Coronavirus Update: House Passes the Families First Coronavirus Response Act (H.R. 6201)

March 14, 2020 — Bill includes requirements on public and private health care programs to cover COVID-19 testing at no cost to patients; increase in Medicaid funding.

The House of Representatives today passed the Families First Coronavirus Response Act (H.R. 6201) in response to the novel coronavirus (COVID-19) outbreak. The Senate is expected to take it up soon.

The legislation would eliminate patient cost-sharing for COVID-19 testing and related services, establish an emergency paid leave program, and expand unemployment and nutrition assistance. Moreover, the bill would provide a temporary increase in the Medicaid Federal Medical Assistance Percentage (FMAP), enable states to apply for temporary waivers to cover COVID-19 testing for the uninsured through the Medicaid program, and provide $1 billion in testing for the uninsured. Unlike an earlier version of the bill, as urged by the AHA, it does not make any changes to the Occupational Safety and Health Administration standards for hospitals.

Highlights of Provisions Important to Hospitals and Health Systems

No Cost-sharing for COVID-19 Testing and Testing-related Services. The legislation would prohibit cost-sharing for COVID-19 testing and testing-related services for most forms of coverage. These include Medicare Part B, the Defense Health Program, Medicaid, Children’s Health Insurance Program, Indian Health Service, group health plan, individual and other group health coverage, Tricare, Veterans Affairs Health Care and Federal Employee Health Benefit Program enrollees. Cost-sharing is defined as deductibles, copayments and coinsurance. Testing and testing-related services include in vitro diagnostic products approved by the Food and Drug Administration, heath care provider office visits, urgent care center visits and emergency department visits that result in an order for or administration of testing. A further list of services is specified for Medicare patients, including nursing facility services; home services; and domiciliary, rest home and custodial care services. The prohibition on cost-sharing in all instances would apply for the duration of the emergency period.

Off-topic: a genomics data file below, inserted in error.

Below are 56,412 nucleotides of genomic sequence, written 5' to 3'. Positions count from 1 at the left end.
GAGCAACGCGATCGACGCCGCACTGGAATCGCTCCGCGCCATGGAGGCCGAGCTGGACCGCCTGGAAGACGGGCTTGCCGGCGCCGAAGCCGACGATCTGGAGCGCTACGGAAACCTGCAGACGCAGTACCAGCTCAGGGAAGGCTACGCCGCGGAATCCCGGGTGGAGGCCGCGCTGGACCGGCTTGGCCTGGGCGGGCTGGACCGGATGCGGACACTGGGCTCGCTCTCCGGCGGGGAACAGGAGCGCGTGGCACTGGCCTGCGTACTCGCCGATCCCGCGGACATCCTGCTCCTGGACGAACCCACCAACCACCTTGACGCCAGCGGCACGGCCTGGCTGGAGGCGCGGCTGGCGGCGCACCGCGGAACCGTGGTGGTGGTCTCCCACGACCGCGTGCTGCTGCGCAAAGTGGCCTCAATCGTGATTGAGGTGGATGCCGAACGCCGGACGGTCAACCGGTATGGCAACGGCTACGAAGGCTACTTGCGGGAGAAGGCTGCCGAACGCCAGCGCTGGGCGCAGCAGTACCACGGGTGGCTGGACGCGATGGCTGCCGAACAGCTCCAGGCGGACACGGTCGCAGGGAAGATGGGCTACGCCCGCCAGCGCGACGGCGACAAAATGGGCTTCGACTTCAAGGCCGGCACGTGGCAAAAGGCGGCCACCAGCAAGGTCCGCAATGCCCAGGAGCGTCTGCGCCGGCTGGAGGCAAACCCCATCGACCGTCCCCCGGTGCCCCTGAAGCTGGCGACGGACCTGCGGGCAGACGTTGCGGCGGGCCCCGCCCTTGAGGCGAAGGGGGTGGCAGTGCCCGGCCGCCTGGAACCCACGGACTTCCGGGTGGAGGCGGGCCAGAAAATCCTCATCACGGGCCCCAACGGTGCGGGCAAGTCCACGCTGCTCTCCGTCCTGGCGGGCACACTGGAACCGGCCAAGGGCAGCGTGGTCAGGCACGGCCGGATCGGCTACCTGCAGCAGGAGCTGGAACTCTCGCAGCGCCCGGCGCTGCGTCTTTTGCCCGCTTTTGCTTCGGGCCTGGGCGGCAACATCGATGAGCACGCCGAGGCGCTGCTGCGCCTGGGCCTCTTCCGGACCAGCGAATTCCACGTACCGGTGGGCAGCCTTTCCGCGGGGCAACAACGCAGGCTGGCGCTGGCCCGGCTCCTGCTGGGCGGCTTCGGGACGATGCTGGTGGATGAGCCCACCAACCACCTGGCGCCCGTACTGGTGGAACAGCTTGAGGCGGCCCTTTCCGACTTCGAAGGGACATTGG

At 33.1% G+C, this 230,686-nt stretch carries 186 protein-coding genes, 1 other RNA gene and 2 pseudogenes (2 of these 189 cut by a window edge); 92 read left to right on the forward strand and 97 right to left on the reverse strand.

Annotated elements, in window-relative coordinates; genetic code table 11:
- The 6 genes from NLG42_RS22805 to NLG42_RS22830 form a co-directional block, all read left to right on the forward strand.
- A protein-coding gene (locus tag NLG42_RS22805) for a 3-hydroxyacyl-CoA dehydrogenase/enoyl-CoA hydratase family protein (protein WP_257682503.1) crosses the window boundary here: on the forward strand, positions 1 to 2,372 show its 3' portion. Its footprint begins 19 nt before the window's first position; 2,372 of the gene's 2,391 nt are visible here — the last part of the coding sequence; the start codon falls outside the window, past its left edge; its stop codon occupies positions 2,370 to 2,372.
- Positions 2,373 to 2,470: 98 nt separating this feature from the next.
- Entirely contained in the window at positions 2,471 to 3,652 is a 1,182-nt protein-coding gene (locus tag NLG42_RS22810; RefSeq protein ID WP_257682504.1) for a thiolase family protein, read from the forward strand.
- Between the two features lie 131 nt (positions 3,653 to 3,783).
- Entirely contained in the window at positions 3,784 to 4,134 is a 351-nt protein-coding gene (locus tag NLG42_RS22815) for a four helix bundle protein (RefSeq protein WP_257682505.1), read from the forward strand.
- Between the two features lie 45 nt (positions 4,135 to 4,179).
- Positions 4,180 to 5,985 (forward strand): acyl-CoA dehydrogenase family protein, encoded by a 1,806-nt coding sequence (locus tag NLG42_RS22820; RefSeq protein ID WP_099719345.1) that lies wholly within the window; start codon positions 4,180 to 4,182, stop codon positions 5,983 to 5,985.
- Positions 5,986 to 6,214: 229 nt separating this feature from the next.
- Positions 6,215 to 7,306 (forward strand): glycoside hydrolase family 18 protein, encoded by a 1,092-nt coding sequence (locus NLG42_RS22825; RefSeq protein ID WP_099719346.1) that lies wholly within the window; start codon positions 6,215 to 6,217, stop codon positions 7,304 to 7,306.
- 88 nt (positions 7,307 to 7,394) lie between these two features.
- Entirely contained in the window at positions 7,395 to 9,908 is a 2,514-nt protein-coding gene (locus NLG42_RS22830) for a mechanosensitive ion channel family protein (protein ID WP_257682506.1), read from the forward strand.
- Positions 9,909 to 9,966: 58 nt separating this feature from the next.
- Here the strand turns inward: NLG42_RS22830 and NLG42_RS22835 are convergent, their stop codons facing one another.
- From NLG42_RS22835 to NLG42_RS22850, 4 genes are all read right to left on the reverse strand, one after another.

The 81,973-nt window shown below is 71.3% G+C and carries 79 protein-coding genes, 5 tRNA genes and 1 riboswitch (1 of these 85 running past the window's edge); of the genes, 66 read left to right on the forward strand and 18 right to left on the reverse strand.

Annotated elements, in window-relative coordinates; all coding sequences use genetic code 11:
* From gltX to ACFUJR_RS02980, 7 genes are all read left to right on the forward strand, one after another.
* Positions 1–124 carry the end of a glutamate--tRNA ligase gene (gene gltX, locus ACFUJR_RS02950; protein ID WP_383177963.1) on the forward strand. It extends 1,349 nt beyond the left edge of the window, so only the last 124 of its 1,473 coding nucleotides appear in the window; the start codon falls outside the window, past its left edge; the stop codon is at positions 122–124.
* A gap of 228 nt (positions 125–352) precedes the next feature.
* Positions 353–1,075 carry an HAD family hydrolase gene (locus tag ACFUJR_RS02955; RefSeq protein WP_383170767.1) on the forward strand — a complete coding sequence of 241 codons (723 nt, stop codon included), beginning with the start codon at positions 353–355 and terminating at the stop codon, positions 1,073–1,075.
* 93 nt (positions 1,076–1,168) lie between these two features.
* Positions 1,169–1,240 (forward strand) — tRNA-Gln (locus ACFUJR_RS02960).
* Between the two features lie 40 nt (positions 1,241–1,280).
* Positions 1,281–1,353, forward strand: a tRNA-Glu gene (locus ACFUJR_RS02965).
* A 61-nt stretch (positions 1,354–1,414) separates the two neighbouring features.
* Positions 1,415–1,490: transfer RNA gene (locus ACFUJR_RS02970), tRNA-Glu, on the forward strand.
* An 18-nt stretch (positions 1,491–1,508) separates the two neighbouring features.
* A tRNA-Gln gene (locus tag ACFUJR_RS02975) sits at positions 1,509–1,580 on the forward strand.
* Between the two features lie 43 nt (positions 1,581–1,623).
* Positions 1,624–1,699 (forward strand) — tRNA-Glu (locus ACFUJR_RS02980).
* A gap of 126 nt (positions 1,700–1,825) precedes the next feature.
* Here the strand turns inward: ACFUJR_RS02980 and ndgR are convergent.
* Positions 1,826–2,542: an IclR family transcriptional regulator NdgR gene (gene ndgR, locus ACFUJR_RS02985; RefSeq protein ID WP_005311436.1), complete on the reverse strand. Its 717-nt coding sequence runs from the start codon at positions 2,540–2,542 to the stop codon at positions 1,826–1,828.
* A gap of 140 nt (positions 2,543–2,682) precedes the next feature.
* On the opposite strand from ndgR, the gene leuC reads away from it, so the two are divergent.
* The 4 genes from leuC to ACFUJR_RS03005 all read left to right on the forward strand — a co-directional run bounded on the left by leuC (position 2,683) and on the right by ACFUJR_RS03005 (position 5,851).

For the Medicare program specifically, the waiver of cost-sharing applies to services paid under the outpatient prospective payment system, the physician fee schedule, federally qualified health center payment system, critical access hospital outpatient payment system, and the rural health center payment system. The Department of Health and Human Services Secretary would be required to create a modifier for providers to use to identify testing-related services when billing Medicare.

Further, small and large group health plans, individual market plans and Medicare Advantage plans would not be permitted to apply prior authorization requirements or any other utilization management requirements. The legislation is silent on how plans must reimburse providers with the exception of the Medicare program, which would be required to reimburse providers the full payment amount.

Temporary Increase in Federal Medical Assistance Percentages (FMAP) for Medicaid; Increased Allotments for Territories. The legislation would temporarily increase federal Medicaid funds to states and territories by increasing the FMAP percentage for each state and territory by 6.2%. The period for the increase would begin in the calendar quarter of the emergency period and end in the quarter when the emergency period ends. States would be required to meet certain conditions to receive the FMAP increase including:

  • Maintaining eligibility requirements no more restrictive than the eligibility standards and methodologies in place as of Jan. 1, 2020;